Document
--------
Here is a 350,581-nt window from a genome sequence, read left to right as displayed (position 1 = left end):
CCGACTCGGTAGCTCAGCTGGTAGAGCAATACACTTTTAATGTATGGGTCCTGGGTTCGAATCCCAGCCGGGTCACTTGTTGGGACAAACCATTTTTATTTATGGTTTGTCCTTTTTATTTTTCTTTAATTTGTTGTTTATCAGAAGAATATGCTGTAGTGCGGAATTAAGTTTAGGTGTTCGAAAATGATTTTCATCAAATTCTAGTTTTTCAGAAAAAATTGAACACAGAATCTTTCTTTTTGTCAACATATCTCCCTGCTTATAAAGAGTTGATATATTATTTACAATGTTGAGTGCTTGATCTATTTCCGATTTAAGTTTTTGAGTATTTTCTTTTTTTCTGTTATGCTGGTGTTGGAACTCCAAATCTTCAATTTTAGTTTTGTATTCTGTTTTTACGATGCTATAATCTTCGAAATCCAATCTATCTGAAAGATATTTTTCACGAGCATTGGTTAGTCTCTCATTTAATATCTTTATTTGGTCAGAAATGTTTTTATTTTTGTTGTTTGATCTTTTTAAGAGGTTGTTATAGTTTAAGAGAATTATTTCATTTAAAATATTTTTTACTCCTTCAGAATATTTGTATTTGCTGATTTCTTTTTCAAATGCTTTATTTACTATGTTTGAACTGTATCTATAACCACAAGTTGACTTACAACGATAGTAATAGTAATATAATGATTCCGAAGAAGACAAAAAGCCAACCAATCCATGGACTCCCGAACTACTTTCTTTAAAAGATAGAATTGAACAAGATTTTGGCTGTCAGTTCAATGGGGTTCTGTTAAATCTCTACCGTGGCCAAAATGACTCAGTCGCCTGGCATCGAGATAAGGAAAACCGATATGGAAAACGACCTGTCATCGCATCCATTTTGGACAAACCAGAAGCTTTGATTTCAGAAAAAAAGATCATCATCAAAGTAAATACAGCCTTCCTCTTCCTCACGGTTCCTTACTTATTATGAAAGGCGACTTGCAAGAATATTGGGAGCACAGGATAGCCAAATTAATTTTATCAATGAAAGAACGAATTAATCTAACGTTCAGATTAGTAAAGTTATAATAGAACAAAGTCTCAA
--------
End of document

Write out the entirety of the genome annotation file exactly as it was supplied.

Here is a 350,581-nt window from a genome sequence, read left to right as displayed (position 1 = left end):
CCGACTCGGTAGCTCAGCTGGTAGAGCAATACACTTTTAATGTATGGGTCCTGGGTTCGAATCCCAGCCGGGTCACTTGTTGGGACAAACCATTTTTATTTATGGTTTGTCCTTTTTATTTTTCTTTAATTTGTTGTTTATCAGAAGAATATGCTGTAGTGCGGAATTAAGTTTAGGTGTTCGAAAATGATTTTCATCAAATTCTAGTTTTTCAGAAAAAATTGAACACAGAATCTTTCTTTTTGTCAACATATCTCCCTGCTTATAAAGAGTTGATATATTATTTACAATGTTGAGTGCTTGATCTATTTCCGATTTAAGTTTTTGAGTATTTTCTTTTTTTCTGTTATGCTGGTGTTGGAACTCCAAATCTTCAATTTTAGTTTTGTATTCTGTTTTTACGATGCTATAATCTTCGAAATCCAATCTATCTGAAAGATATTTTTCACGAGCATTGGTTAGTCTCTCATTTAATATCTTTATTTGGTCAGAAATGTTTTTATTTTTGTTGTTTGATCTTTTTAAGAGGTTGTTATAGTTTAAGAGAATTATTTCATTTAAAATATTTTTTACTCCTTCAGAATATTTGTATTTGCTGATTTCTTTTTCAAATGCTTTATTTACTATGTTTGAACTGTATCTATAACCACAAGTTGACTTACAACGATAGTAATAGTAATATAATGATTCCGAAGAAGACAAAAAGCCAACCAATCCATGGACTCCCGAACTACTTTCTTTAAAAGATAGAATTGAACAAGATTTTGGCTGTCAGTTCAATGGGGTTCTGTTAAATCTCTACCGTGGCCAAAATGACTCAGTCGCCTGGCATCGAGATAAGGAAAACCGATATGGAAAACGACCTGTCATCGCATCCATTTTGGACAAACCAGAAGCTTTGATTTCAGAAAAAAAGATCATCATCAAAGTAAATACAGCCTTCCTCTTCCTCACGGTTCCTTACTTATTATGAAAGGCGACTTGCAAGAATATTGGGAGCACAGGATAGCCAAATTAATTTTATCAATGAAAGAACGAATTAATCTAACGTTCAGATTAGTAAAGTTATAATAGAACAAAGTCTCAA